This immense difficulty of using the device stood in stark contrast to Xerox’s own advertising, which remarked “all you have to do is push the green button.” Thus, “the marketing campaign tried to obscure that any learning was required to use the more advanced functions of the machine.”
In the end, Suchman did a careful mapping of user rationale against actual use against the design rationale of the copier to discover how differently the technology had been framed by the designers compared to the users.
Then, Suchman shows a short bit of video from a study of the work flows at ground operations centre at an airport (the place where they handle communication and coordination of aircraft once they’re on the ground).
They did a careful examination of which sources of information the ground controllers consult in order to gather the information necessary to coordinate planes: Video screens, flight tables, radio contact, talking to one another in the control room, and so on.
What they found was that this sort of utilizing different information sources is unremarkable everyday stuff to the controllers. This led to a new understanding of what an information system is:
– multiple, partial information sources
– assembled into a working system through the skilled practices of their use
Their conclusion was that it is only by having the professional knowledge to use a number of partial information sources in conjunction that these information sources became useful. In this way, the information system is a configuration of both information sources and the skilled practices of the controllers. As Suchman’s colleague, the eminent interaction analyst Charles Goodwin, noted in his later work on the study (“Professional Vision” (1994)):
practices … used by members of a profession [that] shape events in the domains subject to their professional scrutiny. The shaping process creates the objects of knowledge that become the insignia of profession’s craft.
A third story from Xerox. Suchman did participant observation at a big law firm in Palo Alto in order to explore how the lawyers used and stored paper records. She set up a video camera pointing at a lawyer’s file cabinet, and asked him to “please record what you do when you use your file cabinet.”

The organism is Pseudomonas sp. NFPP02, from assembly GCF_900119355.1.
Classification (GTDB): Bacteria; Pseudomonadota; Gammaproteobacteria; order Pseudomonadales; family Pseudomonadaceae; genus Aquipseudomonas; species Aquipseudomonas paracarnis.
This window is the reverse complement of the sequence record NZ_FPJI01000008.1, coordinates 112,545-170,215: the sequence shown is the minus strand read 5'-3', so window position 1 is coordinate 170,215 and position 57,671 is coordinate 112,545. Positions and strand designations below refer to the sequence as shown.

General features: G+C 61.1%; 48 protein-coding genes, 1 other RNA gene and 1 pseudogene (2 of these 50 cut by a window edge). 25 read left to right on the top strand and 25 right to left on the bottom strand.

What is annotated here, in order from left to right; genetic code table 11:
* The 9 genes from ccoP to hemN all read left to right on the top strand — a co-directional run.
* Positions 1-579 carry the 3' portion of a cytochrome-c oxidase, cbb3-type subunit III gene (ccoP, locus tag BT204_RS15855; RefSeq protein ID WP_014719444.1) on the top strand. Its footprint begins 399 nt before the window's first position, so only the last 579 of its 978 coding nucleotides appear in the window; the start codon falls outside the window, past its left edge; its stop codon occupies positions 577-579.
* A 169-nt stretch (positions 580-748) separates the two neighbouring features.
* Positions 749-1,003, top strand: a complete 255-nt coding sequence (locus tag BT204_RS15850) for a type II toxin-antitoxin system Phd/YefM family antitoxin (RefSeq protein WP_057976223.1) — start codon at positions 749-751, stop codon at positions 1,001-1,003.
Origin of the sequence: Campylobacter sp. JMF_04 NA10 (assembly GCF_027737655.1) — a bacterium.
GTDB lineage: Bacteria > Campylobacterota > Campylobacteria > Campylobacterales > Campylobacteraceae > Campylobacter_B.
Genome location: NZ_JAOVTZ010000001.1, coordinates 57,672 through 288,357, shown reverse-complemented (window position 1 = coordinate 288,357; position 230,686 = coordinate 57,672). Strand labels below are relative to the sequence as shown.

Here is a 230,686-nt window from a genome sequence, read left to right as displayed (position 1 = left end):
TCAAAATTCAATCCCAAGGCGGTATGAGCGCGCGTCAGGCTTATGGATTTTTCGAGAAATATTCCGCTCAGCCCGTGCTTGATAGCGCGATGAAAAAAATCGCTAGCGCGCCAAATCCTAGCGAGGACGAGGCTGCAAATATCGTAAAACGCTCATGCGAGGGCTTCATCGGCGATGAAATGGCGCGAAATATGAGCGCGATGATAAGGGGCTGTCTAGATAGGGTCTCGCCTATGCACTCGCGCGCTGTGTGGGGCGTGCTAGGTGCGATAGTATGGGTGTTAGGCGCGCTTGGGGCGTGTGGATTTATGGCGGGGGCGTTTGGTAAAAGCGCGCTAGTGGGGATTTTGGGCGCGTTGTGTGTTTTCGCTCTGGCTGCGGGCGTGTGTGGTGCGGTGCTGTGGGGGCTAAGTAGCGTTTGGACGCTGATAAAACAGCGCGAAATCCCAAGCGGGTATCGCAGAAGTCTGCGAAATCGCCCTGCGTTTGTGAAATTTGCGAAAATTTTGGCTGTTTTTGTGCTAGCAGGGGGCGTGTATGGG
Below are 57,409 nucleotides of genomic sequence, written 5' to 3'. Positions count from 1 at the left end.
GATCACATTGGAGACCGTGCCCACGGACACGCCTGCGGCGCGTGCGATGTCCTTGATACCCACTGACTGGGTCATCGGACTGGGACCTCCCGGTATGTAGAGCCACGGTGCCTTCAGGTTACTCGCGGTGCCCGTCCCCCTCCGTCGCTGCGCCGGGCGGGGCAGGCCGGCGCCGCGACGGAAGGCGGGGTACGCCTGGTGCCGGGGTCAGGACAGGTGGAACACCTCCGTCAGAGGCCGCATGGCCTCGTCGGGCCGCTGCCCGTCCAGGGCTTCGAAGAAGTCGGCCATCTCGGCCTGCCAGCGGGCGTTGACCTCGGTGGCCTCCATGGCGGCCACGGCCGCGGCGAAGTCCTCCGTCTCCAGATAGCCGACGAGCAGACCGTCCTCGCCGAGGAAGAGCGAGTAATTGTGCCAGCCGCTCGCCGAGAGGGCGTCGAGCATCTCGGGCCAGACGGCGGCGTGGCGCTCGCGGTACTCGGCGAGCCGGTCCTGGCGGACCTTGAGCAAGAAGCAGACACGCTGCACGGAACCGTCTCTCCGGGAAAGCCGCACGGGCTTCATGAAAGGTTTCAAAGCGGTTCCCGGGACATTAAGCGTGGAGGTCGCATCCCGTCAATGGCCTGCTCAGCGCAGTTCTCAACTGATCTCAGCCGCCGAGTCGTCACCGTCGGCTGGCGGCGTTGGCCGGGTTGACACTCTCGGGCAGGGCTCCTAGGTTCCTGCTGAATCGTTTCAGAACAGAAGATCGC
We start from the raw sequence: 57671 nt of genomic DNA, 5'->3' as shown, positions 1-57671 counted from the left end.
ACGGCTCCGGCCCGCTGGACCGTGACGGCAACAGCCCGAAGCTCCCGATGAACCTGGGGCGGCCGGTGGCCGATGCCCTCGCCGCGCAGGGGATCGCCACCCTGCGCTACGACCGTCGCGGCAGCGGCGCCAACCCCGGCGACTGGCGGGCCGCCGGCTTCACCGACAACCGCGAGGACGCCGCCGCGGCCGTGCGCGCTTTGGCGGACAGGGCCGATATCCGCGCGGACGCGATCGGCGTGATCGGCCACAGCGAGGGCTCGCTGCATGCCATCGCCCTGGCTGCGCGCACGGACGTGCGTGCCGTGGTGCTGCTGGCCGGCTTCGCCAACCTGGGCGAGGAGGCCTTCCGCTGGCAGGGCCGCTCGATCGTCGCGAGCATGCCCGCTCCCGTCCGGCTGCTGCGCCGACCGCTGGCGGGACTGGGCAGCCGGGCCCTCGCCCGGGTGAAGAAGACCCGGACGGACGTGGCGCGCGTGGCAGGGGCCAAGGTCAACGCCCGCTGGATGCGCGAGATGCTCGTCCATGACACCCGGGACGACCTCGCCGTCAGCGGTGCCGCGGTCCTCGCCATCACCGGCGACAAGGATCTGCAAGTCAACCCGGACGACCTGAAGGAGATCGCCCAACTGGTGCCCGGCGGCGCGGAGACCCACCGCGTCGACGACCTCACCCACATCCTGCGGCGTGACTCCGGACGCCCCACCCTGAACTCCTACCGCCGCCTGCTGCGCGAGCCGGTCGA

She shows a short video clip with the lawyer going through his file cabinet to find a specific kind of Non-Disclosure-Agreement for one of his colleagues.
Suchman found that the lawyer acted as a librarian, helping the other lawyer find and give context to the specific document that he wouldn’t have had, had he found it on his own in the company online document repository. They also studied the way that lawyers and temporary filing workers worked to code comparable documents.
She was surprised to find that the lawyers considered their coding to be better because it required ‘subjective’ interpretation and professional judgement. They considered the temporary workers’ coding to be poor because of they sought to be ‘objective’ and thus without the necessary interpretation.
In studying how both groups coded the documents, they found that all jobs contain elements of routine work and knowledge work, and it is impossible to simply separate the routine work from the knowledge work. Instead, it is a much more delicate process to find out how to best apply automation in relation to these elements.
As she ends her lecture, Suchman quotes Bruno Latour’s famous passage from Pandora’s Hope on the “gun in the hand”:
You are different with a gun in your hand; the gun is different with you holding it. You are another subject because you hold the gun; the gun is another object because it has entered into a relationship with you.
(Latour, Pandoraā??s Hope, page 179)
In short: We get different entities when we put technology and people together. She ends by quoting the feminist physicist Karen Barad (in her book “Meeting the universe halfway” (2007)):
Agency is not an attribute but the ongoing reconfigurings of the world.
– which obviously matches the points that she’s been making very well.
Q: What are the big challenges in your work today?
A: Still very interested in Artificial Intelligence, including the reconfiguration of military technology such as pilot-less aircraft and their interfaces. The military and entertainment complexes are growing together in this space.
Also: Remotely controlled robots for use in surveillance, sentry duty and so on. which poses the interesting AI-question: How do you determine whether a given person is a friendly or a un-friendly?
We won’t see the full-blown autonomous robot soldier anytime soon, but the remote controlled robots will certainly be possible and big part of the near-future.
Also: Wants to write about her time at XEROX Parc and what she’s learned about what innovation is based on her experiences there: What constitutes an innovation? She posits that it is all about the framing…